Hofstra Law Review


Every year hundreds of thousands of troubled and troublesome children experience out-of-home placements under the auspices of the mental health, juvenile justice, and child welfare systems. The annual rates of such placements were higher at the end of the twentieth century thanat any time since comprehensive data were first available in the 1920s. Decades of legislative reform have failed to achieve overall reductions in use of institutions and other out-of-home placements for troubled and troublesome youth. What has changed, however, is the way in which these failures manifest. In recent years, for example, thousands of parents have relinquished custody of their children to the child welfare and juvenile justice systems after unsuccessful attempts to access appropriate mental health services. Hospitals report startling increases in the number of children brought to emergency rooms for behavioral problems. Large numbers of youth have run away or been ejected from their homes because of unresolved emotional or family problems. Admissions of youth to mental hospitals have continued to rise, despite hospital down-sizing and implementation of managed-care policies.

This Article examines and challenges our legal system's conventional patterns of response to troubled and troublesome youth. Reform efforts have ignored the overlap in the populations served by the primary youth service and intervention systems, and have continued to employ narrow system-specific constructions of the problems triggering legal intervention. These efforts have failed to respond effectively to the underlying needs of these youth, their families, and their communities. Thus, not surprisingly, unintended consequences¿ including increased use of one or more alternative institutional systems¿plague deinstitutionalization efforts. In response to today's manifestations of crises involving troubled and troublesome youth, policymakers are continuing to recycle the ineffective solutions of the past.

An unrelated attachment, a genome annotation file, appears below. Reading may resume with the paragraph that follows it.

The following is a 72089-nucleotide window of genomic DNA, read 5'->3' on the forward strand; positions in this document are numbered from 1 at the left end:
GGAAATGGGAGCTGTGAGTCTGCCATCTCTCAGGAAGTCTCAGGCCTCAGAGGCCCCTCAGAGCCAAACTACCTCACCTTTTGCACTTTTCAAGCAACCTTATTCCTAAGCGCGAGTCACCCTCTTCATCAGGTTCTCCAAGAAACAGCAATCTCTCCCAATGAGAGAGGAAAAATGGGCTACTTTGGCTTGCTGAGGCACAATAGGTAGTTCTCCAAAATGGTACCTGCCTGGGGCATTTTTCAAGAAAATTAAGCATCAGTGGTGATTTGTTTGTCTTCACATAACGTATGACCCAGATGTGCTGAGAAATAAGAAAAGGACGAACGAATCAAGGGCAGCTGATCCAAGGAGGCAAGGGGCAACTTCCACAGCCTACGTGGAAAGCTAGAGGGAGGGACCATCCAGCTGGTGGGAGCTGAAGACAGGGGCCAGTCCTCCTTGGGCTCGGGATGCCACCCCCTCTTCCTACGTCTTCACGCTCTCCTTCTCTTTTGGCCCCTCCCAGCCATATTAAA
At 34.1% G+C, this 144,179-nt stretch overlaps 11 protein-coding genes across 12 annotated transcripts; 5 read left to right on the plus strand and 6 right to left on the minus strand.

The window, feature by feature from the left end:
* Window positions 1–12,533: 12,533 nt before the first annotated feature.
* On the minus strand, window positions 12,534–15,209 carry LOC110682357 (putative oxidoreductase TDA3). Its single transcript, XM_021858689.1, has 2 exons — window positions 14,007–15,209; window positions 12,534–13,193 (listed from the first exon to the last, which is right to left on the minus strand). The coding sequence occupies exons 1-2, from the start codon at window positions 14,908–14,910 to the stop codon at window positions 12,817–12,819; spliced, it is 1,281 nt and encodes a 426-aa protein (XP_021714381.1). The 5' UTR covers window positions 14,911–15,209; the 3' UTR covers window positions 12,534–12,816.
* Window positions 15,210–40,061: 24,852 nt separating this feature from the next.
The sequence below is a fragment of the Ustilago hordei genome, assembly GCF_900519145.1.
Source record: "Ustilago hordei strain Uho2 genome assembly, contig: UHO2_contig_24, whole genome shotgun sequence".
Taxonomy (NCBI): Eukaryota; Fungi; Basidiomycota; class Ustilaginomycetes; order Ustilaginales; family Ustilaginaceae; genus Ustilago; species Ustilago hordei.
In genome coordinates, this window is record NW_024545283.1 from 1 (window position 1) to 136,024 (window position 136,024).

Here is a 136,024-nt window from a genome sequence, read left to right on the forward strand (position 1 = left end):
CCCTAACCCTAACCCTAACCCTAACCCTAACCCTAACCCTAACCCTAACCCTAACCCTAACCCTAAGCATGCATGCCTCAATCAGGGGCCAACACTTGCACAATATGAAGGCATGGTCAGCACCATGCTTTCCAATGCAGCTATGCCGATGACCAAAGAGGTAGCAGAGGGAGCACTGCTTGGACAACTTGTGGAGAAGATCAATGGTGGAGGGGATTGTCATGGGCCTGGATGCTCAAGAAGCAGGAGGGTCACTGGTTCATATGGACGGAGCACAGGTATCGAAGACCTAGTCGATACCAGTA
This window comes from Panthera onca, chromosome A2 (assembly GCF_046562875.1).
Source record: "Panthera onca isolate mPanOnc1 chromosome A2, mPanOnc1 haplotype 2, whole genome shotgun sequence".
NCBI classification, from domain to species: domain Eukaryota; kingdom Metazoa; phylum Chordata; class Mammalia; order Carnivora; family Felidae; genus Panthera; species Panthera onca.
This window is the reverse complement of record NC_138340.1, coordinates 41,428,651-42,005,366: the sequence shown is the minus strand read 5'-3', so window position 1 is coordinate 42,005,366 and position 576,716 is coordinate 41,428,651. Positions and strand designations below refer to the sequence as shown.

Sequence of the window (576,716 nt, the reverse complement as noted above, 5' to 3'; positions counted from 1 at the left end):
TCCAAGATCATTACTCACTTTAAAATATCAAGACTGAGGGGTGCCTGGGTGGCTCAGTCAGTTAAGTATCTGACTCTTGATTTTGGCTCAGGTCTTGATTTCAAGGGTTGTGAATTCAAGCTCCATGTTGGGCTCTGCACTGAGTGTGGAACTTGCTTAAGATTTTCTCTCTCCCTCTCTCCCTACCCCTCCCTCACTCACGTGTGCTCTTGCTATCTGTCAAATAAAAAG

These ineffective policies rely on strategies of removal (of children from their homes and communities), confinement (in residential facilities and institutions), and exclusion (from the mainstream of society). As such, they are incompatible with core traditions in American law and society valuing the family's role in raising children, individuals' freedom from unnecessary restrictions of liberty, and social inclusion of persons with special needs. Furthermore, while the traditional interventions provide temporary containment in crisis situations, they fail to achieve the broader parens patriae and police power purposes that authorize them.

This Article sets forth a policy vision that rejects legal interventions grounded primarily in patterns of removal, confinement, and exclusion of troubled and troublesome youth. Rather, the proposed model favors evidence-based approaches that foster positive adaptation of children within their natural systems (i.e., within families, schools, and communities). Notably, empirical research reveals that those intervention approaches most faithful to our legal and social ideals of promoting children's family and community bonds are also the most successful atimproving the problems that trigger legal intervention. Initial research findings also suggest that these approaches are less costly than are traditional out-of-home placements. Alert to the failures of past reform efforts, this Article proposes legal responses that transcend current system boundaries, reflect integrated policymaking and intersystem coordination, and shift financial incentives in a manner congruent with underlying policy goals.

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